Straw Bale construction is an old technology that has grown to become a respected and viable building option in most locations and climates. Not only is it beautiful and energy efficient, but it is also three times as fire resistant as a conventionally framed home and does extremely well in natural disasters such as earthquakes and extreme wind conditions. Straw bale and tiny house enthusiasts have a lot in common in that both are invested in being responsible earth stewards, want to reduce their living expenses, aren’t afraid to try something new and do things on their own, and are committed to creating a new model of sustainability by living within their means financially and from a resource stand point. Here are 9 reasons why we think you should consider building with bales:
Reason #1 Energy Efficiency.
A well built straw bale home can save you up to 75% on heating and cooling costs. In fact, in most climates, an air conditioning unit is not needed in the home as the natural cooling cycles of the planet are enough to keep the house cool all summer long. In addition, a simple heating system, very often radiant floor heating, can inexpensively supplement a passive solar design to keep a house warm all winter long.
Reason #2 Sound Proofing.
Straw bale walls provide excellent sound insulation and are superior wall systems for home owners looking to block out the sounds of traffic, airplanes, or other urban sounds. The assembly itself, a rigid skin of plaster sandwiched around a softer core of bales provides excellent sound absorption.
Reason # 3 Fire resistance.
Straw bale homes have roughly three times the fire resistance of conventional homes. Dense bales mean limited oxygen which in turn means no flames. Now wrap the dense bales in over an inch of plaster and you have a superior fire wall assembly.
Reason # 4 Environmental responsibility.
Building with straw helps the planet in many ways. For example, straw is considered a waste product that is either burned or composted in standing water. By using the straw instead of eliminating it, we reduce either air pollution or water consumption, both of which impact the environment in major ways.
Reason #5 Natural Materials
The use of straw as insulation means that the conventional insulation materials are removed from the home. Standard fiberglass insulation has formaldehyde in it, a known carcinogen. Bales also eliminate the use of plywood in the walls. Plywood contains unhealthy glues that can off-gas into the house over time. By building with natural materials, a healthy home is created from the start.
Reason #6 Aesthetics
There is nothing as calming and beautiful as a straw bale home. Time and time again I walk people through homes and they are immediately struck by the beauty and the “feeling” of the walls. I really can’t explain this one, you’ll just have to walk through your own to see what I mean. There really is nothing like it.
Reason #7 Minimize wood consumption.
If built as a load bearing assembly, the wood in the walls can be completely eliminated, except for around the windows as necessary to attach them to the structure. The harvesting of forests is a global concern and any reduction in the use of wood is a good thing for the long term health of the planet. Even framed walls with infill bales (bales as insulation) can reduce the use of wood by using engineered lumber for the posts and beams. The engineered material uses smaller, faster growing trees in place of larger, slower growing species. In addition, even a standard post and beam frame can use smaller timbers on larger spacing, thus reducing the amount of wood in the home and also working with the faster growing, more renewable wood resources.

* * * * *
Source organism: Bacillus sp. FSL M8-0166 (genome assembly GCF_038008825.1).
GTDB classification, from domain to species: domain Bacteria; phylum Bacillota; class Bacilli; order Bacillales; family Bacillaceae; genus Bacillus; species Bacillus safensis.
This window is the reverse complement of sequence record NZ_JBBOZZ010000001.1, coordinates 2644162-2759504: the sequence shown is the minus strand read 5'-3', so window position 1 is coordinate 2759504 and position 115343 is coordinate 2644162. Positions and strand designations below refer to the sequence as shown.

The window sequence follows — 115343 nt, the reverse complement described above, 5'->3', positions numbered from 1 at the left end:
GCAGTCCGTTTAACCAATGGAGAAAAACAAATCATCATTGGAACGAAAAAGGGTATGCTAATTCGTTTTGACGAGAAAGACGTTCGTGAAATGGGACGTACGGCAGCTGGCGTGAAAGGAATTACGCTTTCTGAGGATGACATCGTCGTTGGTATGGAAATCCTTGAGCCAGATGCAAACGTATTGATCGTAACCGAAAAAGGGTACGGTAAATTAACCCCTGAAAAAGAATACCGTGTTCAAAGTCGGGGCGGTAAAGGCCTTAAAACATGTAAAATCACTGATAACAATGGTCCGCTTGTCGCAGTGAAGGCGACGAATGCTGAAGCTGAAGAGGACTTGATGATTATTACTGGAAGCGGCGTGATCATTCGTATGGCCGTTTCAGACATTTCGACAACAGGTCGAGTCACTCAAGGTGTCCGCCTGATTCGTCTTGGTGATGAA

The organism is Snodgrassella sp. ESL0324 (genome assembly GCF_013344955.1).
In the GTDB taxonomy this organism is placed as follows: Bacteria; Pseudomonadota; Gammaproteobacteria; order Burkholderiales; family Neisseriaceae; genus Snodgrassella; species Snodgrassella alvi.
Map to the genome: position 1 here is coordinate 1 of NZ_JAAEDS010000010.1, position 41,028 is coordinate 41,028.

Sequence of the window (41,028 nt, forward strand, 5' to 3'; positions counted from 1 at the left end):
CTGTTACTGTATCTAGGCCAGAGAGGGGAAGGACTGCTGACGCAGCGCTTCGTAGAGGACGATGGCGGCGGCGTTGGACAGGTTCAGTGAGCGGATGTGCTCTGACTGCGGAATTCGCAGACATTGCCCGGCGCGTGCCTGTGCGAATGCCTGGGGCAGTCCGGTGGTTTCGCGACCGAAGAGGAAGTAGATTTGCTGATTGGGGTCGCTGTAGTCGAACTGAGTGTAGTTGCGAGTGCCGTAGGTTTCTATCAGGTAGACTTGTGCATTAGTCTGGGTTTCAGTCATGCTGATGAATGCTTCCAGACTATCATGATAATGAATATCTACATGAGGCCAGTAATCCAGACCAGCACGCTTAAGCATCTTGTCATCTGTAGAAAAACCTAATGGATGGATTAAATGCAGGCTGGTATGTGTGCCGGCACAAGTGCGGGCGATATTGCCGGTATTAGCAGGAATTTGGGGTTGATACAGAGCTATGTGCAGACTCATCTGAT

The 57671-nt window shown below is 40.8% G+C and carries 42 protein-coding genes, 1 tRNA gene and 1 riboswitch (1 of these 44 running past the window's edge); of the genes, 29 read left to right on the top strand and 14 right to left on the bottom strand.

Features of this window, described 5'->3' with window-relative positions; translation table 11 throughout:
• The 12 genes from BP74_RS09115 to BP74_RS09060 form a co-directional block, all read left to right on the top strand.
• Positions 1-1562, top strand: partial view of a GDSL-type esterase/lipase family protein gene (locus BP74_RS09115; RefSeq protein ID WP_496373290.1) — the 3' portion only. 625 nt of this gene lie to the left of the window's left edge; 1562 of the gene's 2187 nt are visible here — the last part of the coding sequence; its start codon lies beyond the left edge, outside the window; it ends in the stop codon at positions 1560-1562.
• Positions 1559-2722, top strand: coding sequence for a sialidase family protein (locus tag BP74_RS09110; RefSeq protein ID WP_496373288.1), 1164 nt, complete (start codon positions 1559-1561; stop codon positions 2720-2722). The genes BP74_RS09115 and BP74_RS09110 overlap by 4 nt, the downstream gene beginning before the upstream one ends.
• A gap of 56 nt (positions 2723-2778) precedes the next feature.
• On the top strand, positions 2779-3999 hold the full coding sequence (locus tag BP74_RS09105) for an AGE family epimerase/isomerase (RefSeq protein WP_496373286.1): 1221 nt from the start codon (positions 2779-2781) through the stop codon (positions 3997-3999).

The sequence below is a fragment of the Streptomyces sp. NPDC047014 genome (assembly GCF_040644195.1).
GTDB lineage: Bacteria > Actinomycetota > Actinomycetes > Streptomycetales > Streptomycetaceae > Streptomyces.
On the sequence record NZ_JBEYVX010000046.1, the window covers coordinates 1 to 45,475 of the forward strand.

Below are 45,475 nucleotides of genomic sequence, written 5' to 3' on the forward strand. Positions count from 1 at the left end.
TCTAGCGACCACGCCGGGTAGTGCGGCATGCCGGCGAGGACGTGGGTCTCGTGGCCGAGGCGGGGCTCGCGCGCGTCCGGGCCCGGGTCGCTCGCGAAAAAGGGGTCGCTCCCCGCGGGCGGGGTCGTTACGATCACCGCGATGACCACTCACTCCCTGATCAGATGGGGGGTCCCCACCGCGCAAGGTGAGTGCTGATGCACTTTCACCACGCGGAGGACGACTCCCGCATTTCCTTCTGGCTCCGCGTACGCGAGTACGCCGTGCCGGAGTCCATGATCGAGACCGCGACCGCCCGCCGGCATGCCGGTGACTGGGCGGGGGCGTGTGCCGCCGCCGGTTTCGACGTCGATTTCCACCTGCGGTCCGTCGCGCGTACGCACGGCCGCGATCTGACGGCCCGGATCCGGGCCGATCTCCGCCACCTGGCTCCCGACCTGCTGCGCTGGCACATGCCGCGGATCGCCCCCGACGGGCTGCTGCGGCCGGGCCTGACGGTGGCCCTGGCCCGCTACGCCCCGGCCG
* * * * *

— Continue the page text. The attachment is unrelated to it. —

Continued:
Reason # 8 Built in window-seats/niches/storage
For space conscious builders, the options for creating wall niches and storage into the bale walls are pretty much endless. Because the bale walls are so thick, there is plenty of depth for people to essentially carve out niches for storage. Further, one can create window seats with some simple modifications during the construction process which creates space saving seating. The end results are beautiful and timeless.
Reason # 9 Perfect for the Do-It-Yourself builder
Building with bales is frankly, quite simple. If you’ve spent time building with legos, you already understand the basic principles of baling! The baling process goes very quickly and is extremely fun and rewarding to be a part of. Working with a natural material is also a wonderful way to connect with responsible building practices. It doesn’t take long to learn. In fact, we can teach people how to bale their own homes including the electrical and plumbing and plastering systems within our 7 day workshops (www.strawbaleworkshops.com).
This is just a short list of reasons to build with straw bales. This construction technology is widely accepted in nearly all building municipalities in the US and other countries around the world and many locales even have their own straw bale code for straw bale. You can run electrical wiring through the bales without any problems and have plumbing in the house as well. It is possible to get insurance and bank funding. This technology has really come a long way from when it began in the mid-west in the late 1800s!
If you are interested in learning more about straw bale construction, please visit www.StrawBale.com for tons of free information. We also offer instructional DVDs showing the whole process step by step at www.LearnStrawBale.com.
Consultant, Teacher, Inspiring Change
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*Note if you purchase the DVD’s or workshops through the links above a portion goes to support the Tiny House Blog.